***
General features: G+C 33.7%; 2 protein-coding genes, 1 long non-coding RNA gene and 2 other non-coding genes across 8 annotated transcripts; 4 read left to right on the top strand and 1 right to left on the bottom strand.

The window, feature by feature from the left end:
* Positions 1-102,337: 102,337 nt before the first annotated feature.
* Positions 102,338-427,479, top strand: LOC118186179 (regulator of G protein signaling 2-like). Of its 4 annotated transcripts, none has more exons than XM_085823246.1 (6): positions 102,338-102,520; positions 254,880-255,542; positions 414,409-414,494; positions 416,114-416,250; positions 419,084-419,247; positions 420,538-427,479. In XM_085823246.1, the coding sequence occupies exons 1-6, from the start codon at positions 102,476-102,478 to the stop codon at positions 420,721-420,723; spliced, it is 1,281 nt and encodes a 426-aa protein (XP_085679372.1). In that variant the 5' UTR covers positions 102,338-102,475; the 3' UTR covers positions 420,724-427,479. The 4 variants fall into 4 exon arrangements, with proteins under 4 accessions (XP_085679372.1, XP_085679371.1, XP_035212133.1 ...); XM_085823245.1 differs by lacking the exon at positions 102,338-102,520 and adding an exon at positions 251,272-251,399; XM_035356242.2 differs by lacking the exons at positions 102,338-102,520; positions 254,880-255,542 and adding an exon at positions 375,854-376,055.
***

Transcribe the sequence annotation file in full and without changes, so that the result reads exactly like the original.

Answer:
General features: G+C 33.7%; 2 protein-coding genes, 1 long non-coding RNA gene and 2 other non-coding genes across 8 annotated transcripts; 4 read left to right on the top strand and 1 right to left on the bottom strand.

The window, feature by feature from the left end:
* Positions 1-102,337: 102,337 nt before the first annotated feature.
* Positions 102,338-427,479, top strand: LOC118186179 (regulator of G protein signaling 2-like). Of its 4 annotated transcripts, none has more exons than XM_085823246.1 (6): positions 102,338-102,520; positions 254,880-255,542; positions 414,409-414,494; positions 416,114-416,250; positions 419,084-419,247; positions 420,538-427,479. In XM_085823246.1, the coding sequence occupies exons 1-6, from the start codon at positions 102,476-102,478 to the stop codon at positions 420,721-420,723; spliced, it is 1,281 nt and encodes a 426-aa protein (XP_085679372.1). In that variant the 5' UTR covers positions 102,338-102,475; the 3' UTR covers positions 420,724-427,479. The 4 variants fall into 4 exon arrangements, with proteins under 4 accessions (XP_085679372.1, XP_085679371.1, XP_035212133.1 ...); XM_085823245.1 differs by lacking the exon at positions 102,338-102,520 and adding an exon at positions 251,272-251,399; XM_035356242.2 differs by lacking the exons at positions 102,338-102,520; positions 254,880-255,542 and adding an exon at positions 375,854-376,055.